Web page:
In the past year, many talented Americans have felt called to join us at this critical time in history. They include professionals with multiple degrees. Individuals who can speak four or five different languages. Executives from corporate America who are willing to take pay cuts of $30,000, $40,000, and even $50,000 to come work for the FBI.

One of the rosters of new Agents that I looked at recently included a nuclear submarine engineer, several high-ranking military officers, a school principal, and financial analysts from places like Banc America and Goldman Sachs. One individual was a certified systems engineer, a former federal agent, a merchant marine officer, and an explosives expert all rolled into one. We even had a former grand prix racer, who I guess is going to be pretty good in car chases.

They are all here because they know this is an organization worth being a part of. And we are convinced that there are many more Americans, including the students and graduates of your colleges and universities, who would want to join us if they only knew more about the FBI and the opportunities we offer.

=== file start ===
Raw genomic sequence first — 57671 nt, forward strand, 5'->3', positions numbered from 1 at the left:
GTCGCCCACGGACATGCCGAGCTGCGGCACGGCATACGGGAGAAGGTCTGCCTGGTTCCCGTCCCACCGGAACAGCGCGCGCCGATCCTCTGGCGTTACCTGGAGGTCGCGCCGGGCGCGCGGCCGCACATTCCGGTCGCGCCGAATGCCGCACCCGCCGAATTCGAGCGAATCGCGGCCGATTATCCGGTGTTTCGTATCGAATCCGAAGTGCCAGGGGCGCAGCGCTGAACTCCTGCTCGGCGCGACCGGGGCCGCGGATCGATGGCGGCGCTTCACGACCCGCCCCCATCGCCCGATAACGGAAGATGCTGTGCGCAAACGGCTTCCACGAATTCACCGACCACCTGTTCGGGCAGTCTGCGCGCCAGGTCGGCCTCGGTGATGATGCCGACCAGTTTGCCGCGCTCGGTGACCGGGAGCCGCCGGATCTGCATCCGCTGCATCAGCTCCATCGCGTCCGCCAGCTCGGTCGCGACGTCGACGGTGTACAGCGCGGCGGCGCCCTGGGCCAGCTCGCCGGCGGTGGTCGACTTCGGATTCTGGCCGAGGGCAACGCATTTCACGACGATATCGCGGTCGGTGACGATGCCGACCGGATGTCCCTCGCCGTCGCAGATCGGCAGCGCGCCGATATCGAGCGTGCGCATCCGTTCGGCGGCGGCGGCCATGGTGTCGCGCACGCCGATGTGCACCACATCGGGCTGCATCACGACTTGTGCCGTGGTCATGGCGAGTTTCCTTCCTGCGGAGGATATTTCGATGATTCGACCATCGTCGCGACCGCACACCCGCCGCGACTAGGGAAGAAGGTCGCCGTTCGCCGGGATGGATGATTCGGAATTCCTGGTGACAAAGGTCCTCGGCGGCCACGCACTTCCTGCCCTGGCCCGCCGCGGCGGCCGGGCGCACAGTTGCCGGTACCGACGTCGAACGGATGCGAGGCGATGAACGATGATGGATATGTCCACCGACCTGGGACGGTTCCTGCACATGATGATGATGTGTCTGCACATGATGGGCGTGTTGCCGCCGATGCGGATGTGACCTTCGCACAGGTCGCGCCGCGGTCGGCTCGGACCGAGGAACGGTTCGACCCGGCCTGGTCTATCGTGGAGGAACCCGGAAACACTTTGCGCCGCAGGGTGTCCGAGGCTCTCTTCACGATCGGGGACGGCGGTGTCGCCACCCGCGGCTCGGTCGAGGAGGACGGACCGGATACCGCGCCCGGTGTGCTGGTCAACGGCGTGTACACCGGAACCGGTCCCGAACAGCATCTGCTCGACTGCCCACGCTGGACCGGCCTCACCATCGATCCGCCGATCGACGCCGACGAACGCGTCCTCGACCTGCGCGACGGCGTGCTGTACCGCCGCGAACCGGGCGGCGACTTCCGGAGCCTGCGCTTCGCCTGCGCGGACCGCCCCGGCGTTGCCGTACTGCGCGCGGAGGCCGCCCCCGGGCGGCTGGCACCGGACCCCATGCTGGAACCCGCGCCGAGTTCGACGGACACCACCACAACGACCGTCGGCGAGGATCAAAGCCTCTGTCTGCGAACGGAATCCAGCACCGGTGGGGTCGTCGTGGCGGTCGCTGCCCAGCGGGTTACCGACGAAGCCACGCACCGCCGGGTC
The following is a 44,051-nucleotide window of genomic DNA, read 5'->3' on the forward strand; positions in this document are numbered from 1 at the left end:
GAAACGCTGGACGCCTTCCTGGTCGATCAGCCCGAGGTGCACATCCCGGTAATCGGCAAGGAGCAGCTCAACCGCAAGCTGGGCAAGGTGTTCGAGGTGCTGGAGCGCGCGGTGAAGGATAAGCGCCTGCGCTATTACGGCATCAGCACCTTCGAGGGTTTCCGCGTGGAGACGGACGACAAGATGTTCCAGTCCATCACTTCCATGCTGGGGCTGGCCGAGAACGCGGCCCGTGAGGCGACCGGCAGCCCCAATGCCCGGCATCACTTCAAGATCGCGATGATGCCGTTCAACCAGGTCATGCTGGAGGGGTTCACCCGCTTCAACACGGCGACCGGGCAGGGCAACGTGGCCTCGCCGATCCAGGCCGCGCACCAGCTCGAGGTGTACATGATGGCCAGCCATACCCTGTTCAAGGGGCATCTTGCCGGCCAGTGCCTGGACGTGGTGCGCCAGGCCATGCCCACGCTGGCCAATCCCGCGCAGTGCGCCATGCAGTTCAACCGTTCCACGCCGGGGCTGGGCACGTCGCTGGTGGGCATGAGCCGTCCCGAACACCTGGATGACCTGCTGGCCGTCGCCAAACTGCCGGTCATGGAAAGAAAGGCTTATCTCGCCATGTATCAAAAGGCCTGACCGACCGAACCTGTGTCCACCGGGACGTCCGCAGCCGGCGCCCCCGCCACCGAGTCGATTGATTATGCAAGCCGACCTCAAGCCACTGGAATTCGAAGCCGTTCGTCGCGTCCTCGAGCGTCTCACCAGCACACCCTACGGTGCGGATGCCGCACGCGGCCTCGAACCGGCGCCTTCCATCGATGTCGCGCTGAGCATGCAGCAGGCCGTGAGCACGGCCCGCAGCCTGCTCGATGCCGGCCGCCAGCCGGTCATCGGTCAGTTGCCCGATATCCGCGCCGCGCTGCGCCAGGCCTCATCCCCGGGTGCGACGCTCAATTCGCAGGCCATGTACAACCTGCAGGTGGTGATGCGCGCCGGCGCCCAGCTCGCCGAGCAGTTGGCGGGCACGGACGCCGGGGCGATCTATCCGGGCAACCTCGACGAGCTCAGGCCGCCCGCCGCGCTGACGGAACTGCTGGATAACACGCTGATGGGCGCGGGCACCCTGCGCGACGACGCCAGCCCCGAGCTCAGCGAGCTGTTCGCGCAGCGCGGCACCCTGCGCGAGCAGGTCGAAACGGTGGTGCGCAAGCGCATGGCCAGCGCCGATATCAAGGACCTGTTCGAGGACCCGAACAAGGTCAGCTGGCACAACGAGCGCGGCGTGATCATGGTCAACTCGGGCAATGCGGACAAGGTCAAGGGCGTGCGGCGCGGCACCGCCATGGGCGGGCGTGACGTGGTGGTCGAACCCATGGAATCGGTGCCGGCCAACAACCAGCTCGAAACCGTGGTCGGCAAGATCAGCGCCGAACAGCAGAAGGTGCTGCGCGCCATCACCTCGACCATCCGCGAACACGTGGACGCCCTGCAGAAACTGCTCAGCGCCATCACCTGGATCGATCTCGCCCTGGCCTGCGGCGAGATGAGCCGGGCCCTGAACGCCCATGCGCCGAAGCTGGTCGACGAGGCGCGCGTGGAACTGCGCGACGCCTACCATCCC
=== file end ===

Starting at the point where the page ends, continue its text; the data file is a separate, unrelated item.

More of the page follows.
So I ask you to help us reach out to these individuals. Talk with them about some of the opportunities I described today. Direct them to our web site. Urge them to apply for our Honors Intern Program. Contact colleagues who may want to take their lives in a different direction. Believe me, we would appreciate anything you could do. It will make a difference not just to the FBI, but to you, your institutions, and your graduates -- and most importantly, to our country.

I want to close with this thought. As we all know, there exists in America today a fair measure of cynicism towards our government. And clearly, our government is always in need of change and improvement. But I can tell you -- as anyone who works for the FBI can tell you -- that there is something very satisfying about working for a larger cause. There is something very satisfying about being able to go home at the end of the day, knowing you have served your country and helped save lives.

So what I would say to your students is this. You can make America a better place in any number of ways, but we are offering the chance to do it from the inside, from the place where critical decisions are made and the difficult work is done. If you want to help make this country safe and strong, if you want to help ensure liberty and justice for all, then join us. The FBI could use your perspectives, your talents, and your commitment. And so could America.

Thanks and God bless.